A report out next month shows that melanoma rates in Queensland are the highest in the country and there’s big increases in cases within the older demographic.
The latest data found in Queensland Health’s 2018 Health of Queensland Report, set to be released in a couple of weeks shows over the past decade melanoma cases have increased by 13% for 45-64-year-olds and by 27% for those aged 65 years and older.
Executive Director, Preventative Health Branch, Kaye Pulsford says alarmingly in the last 12 months an estimated 2.1 million adults and 394,000 children have been sunburnt.
“While we are seeing a decline in melanoma incidence rate in young people aged 15-29 (declined by 23%) it is still the most common new cancer diagnosed in this age group and the second most common cancer for people aged 30-44.”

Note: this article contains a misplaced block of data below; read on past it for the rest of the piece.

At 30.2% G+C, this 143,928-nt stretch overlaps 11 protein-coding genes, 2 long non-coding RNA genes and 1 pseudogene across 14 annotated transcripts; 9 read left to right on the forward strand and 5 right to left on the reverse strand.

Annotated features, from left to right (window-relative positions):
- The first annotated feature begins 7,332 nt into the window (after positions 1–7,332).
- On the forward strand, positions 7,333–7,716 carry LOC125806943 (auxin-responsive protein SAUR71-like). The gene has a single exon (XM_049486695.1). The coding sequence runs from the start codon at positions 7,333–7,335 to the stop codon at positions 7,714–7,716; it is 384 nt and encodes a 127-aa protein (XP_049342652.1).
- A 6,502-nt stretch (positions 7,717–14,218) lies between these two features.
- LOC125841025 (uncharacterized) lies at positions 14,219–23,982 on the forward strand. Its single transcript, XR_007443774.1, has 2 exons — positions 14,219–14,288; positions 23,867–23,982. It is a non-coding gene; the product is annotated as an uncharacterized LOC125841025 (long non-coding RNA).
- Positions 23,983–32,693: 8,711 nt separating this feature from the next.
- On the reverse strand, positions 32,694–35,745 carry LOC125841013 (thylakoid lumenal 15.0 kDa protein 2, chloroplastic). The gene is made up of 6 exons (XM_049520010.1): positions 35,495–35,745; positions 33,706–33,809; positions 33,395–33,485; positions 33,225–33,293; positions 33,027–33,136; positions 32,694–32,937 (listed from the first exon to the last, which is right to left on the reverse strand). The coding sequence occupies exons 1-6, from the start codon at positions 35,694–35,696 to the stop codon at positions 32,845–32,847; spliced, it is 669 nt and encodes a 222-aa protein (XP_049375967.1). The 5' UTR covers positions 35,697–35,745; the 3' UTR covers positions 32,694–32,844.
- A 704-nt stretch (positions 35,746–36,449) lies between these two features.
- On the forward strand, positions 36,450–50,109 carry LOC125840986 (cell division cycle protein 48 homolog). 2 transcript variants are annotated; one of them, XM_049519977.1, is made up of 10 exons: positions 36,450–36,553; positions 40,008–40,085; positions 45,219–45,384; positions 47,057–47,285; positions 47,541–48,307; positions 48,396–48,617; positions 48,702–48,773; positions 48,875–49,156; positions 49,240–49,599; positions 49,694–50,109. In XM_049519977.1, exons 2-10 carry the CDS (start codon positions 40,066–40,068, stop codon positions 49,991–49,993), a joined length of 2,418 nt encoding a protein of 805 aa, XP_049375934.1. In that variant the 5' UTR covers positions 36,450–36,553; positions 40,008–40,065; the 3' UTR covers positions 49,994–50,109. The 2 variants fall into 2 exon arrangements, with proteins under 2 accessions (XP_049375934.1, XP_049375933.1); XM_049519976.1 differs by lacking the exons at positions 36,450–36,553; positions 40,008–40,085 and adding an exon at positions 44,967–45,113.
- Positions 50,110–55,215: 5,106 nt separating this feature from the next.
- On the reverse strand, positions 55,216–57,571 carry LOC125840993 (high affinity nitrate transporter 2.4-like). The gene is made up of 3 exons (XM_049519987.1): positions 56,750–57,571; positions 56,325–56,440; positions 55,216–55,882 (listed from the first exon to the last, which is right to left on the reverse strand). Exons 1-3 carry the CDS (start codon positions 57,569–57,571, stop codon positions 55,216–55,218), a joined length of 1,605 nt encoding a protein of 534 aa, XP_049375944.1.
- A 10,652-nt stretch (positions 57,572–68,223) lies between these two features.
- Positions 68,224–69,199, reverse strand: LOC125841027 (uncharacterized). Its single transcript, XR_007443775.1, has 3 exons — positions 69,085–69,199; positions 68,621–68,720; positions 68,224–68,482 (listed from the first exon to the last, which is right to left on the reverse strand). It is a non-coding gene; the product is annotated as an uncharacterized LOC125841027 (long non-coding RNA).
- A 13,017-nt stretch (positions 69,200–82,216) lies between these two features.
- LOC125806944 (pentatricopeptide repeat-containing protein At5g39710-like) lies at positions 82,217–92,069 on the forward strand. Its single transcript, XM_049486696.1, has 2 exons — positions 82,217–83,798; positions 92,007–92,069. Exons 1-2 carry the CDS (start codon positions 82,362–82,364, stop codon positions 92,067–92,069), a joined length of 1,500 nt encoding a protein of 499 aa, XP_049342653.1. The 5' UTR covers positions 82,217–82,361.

“Sunscreen use has reduced skin cancer numbers by only 10-15% so we know there is still more room to improve.”
“Living in a climate like Queensland sun protection behaviours are always required as UVR levels are moderate to extreme year-round.”
Cancer Council Queensland CEO Ms Chris McMillan says it’s imperative Queenslanders protect themselves from skin damage, particularly coming into summer.
“Anyone can be at risk of developing melanoma if they aren’t protecting their skin, even those with darker skin-tones.”
“Sun protection is needed when the UV index is three or above – in Queensland, this is every day.”
Using a combination of protective measures to stay safe when outdoors is the recommendation for this summer, such as slipping on protective clothing, slopping on SPF30+ water resistant sunscreen, slapping on a broad brimmed hat, seeking shade where possible and sliding on sunglasses that meet the Australian standard of protection.
Queenslanders are also encouraged to get to know their skin, and to see their GP if they notice any changes to pre-existing moles or freckles or new spots appearing.